If everything goes according to plan, P. Scott Vallely will leave behind what he calls his “gypsy” life and start running Danbury’s first craft brewery later this year.
“Unfortunately there’s no ‘easy button’ to push” when it comes to navigating a city’s bureaucracy, said Vallely, who to date has been crafting and packaging his Charter Oak Brewing Co. LLC wares at rented spaces at other breweries in locales such as as Branford and Holyoke, Massachusetts. Although he’s been selling Charter Oak’s brews only since 2012, he’s been homebrewing for some 38 years — “longer than most craft brewers today have been alive,” he said with a laugh.
Getting clearance from Danbury has been an education, said Vallely. “Even though the mayor and the town hall are stoked about it, you still have to work through all the regulations,” including having to amend decades-old zoning rules to allow such an operation … something that nascent brewers in locales like Ridgefield, Berlin and Stonington have also had to undertake.
A New Canaan resident, Vallely said he looked at a variety of possible locations in Norwalk, Ansonia and Seymour before settling on the 10,000-square-foot building at 39B Shelter Rock Road in Danbury. “I loved that it’s a perfect square,” he said of the long-vacant building, which at one time was a warehouse for a manufacturer of synthetics used in furniture.
Working with Branford-based architect and designer Joseph T. Sepot — whose firm’s portfolio includes that town’s Stony Creek Brewery — Vallely envisions Charter Oak’s new home encompassing a 2,000- to 2,500-square-foot tasting room with space for live entertainment and a 100-visitor capacity. The tasting room will be open Thursdays through Sundays.
The remaining 7,500 square feet of production space, which will be available for public viewing, will essentially make a circuit from the loading dock to a pair of brew kettles — a 5,000-gallon kettle for Charter Oak’s limited-edition beers and a 20,000-gallon one for its core brown, pale, and India pale ales. Moving past the kettle area, visitors can observe the rest of the brewing process through to packaging and then back out the loading-dock door.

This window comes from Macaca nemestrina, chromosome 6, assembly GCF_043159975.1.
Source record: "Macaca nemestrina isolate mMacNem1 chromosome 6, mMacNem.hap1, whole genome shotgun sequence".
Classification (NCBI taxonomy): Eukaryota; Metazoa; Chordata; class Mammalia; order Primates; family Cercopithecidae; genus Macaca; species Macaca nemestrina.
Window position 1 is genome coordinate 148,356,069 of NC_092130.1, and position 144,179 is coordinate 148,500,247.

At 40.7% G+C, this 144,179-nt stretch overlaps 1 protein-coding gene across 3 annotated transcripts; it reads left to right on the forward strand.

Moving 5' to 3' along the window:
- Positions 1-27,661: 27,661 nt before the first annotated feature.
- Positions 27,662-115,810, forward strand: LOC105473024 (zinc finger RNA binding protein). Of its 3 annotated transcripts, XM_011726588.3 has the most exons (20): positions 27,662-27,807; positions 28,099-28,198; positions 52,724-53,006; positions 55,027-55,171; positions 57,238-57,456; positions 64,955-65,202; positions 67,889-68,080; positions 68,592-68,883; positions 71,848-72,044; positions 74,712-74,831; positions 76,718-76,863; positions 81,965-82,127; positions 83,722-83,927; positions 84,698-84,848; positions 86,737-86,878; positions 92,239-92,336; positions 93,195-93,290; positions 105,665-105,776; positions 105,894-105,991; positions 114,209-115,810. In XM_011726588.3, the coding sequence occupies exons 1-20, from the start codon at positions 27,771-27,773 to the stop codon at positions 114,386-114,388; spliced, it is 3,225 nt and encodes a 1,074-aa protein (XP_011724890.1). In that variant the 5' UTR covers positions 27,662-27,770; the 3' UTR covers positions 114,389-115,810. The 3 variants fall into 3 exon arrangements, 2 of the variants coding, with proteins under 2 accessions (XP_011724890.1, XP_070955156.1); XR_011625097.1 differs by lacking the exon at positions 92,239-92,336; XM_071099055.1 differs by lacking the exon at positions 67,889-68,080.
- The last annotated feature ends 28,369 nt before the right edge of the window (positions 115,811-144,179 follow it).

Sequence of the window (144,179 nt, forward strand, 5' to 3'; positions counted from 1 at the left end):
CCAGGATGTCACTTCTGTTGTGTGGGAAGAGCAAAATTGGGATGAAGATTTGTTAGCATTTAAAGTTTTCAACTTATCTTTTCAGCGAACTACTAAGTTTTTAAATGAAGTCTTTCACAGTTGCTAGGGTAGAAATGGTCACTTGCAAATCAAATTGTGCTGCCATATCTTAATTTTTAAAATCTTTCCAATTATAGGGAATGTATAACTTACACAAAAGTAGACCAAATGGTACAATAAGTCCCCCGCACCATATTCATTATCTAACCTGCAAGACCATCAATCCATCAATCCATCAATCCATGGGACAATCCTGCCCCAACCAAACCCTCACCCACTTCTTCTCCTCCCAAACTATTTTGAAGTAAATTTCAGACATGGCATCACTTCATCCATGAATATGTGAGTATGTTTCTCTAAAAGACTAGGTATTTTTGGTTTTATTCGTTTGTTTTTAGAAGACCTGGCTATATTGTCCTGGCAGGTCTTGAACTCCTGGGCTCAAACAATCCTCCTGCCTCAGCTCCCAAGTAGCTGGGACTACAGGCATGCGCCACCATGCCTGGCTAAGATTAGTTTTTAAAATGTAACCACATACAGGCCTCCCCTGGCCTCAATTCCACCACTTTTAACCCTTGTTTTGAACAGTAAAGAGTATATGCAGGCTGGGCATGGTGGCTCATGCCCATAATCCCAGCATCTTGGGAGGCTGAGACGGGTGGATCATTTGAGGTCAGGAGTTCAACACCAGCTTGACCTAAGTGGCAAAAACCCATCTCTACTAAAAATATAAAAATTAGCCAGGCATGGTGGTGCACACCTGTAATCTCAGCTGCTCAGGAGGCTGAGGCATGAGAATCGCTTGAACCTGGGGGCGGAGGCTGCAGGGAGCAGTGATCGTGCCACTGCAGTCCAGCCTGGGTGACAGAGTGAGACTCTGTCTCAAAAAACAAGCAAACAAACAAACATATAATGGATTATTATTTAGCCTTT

That Charter Oak’s names are all derived from the Constitution State’s past is no accident. “I’m not an historian, but when you’re in the craft beer business the naming is part of the fun,” Vallely said.
The company name refers to a tree in Hartford where the state’s Royal Charter of 1662 was hidden to avoid being confiscated by the English governor-general in the lead-up to the Revolutionary War. Thus were Vallely’s 1687 Brown Ale, Royal Charter Pale Ale, Wadsworth’s India Pale Ale — named for Capt. Joseph Wadsworth, a key figure in the Charter Oak saga — born.
At its peak, Charter Oak was making over $200,000 per year in revenue, Vallely said, but has scaled down significantly as the Danbury project comes together. Once it’s up and running, he said he expects to start production at 6,000 barrels and build to 25,000 barrels a year.
Vallely said he also has a purchase option on a similar 10,000-square-foot building next to 39B Shelter Rock, which he hopes to exercise within five years and thus grow Charter Oak’s business to 40,000 barrels a year.
The first building will probably end up being staffed by five full-time and seven part-time employees; if the second building is added, Charter Oak would likely have at least 20 full-time and 20 part-time employees, Vallely said.
He said he’s also been negotiating with nearby businesses about using their parking spaces at nights and weekends when they are closed. Levine Auto & Truck Parts, which essentially sits on the same lot at 35 Shelter Rock, has been fairly amenable to the idea, he said.
“I show up there, at my other neighbors and at town hall carrying a couple of bottles of beer,” he laughed. “That usually helps to start a conversation.”